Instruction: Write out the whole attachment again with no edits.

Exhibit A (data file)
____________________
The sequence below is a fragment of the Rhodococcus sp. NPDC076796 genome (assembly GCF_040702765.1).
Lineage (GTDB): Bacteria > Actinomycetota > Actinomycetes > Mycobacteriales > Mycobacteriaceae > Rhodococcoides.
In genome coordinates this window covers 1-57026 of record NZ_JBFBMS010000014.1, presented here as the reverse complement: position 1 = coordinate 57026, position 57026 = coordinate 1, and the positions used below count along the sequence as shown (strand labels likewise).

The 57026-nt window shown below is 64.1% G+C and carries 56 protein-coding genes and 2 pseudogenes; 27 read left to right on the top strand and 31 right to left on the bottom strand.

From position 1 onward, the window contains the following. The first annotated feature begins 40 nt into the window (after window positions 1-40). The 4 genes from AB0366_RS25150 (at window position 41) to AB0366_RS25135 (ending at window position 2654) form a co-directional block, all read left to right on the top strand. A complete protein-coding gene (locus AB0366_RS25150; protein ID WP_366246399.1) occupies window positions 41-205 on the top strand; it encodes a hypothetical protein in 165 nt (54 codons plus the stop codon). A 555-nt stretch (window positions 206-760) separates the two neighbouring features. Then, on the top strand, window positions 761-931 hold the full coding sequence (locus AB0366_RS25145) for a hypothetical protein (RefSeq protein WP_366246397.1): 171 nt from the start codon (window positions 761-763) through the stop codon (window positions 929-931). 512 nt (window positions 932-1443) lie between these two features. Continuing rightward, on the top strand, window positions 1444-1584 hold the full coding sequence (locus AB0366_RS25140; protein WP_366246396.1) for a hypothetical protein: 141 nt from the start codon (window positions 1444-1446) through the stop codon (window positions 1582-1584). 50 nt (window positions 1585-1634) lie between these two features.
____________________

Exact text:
The sequence below is a fragment of the Rhodococcus sp. NPDC076796 genome (assembly GCF_040702765.1).
Lineage (GTDB): Bacteria > Actinomycetota > Actinomycetes > Mycobacteriales > Mycobacteriaceae > Rhodococcoides.
In genome coordinates this window covers 1-57026 of record NZ_JBFBMS010000014.1, presented here as the reverse complement: position 1 = coordinate 57026, position 57026 = coordinate 1, and the positions used below count along the sequence as shown (strand labels likewise).

The 57026-nt window shown below is 64.1% G+C and carries 56 protein-coding genes and 2 pseudogenes; 27 read left to right on the top strand and 31 right to left on the bottom strand.

From position 1 onward, the window contains the following. The first annotated feature begins 40 nt into the window (after window positions 1-40). The 4 genes from AB0366_RS25150 (at window position 41) to AB0366_RS25135 (ending at window position 2654) form a co-directional block, all read left to right on the top strand. A complete protein-coding gene (locus AB0366_RS25150; protein ID WP_366246399.1) occupies window positions 41-205 on the top strand; it encodes a hypothetical protein in 165 nt (54 codons plus the stop codon). A 555-nt stretch (window positions 206-760) separates the two neighbouring features. Then, on the top strand, window positions 761-931 hold the full coding sequence (locus AB0366_RS25145) for a hypothetical protein (RefSeq protein WP_366246397.1): 171 nt from the start codon (window positions 761-763) through the stop codon (window positions 929-931). 512 nt (window positions 932-1443) lie between these two features. Continuing rightward, on the top strand, window positions 1444-1584 hold the full coding sequence (locus AB0366_RS25140; protein WP_366246396.1) for a hypothetical protein: 141 nt from the start codon (window positions 1444-1446) through the stop codon (window positions 1582-1584). 50 nt (window positions 1585-1634) lie between these two features.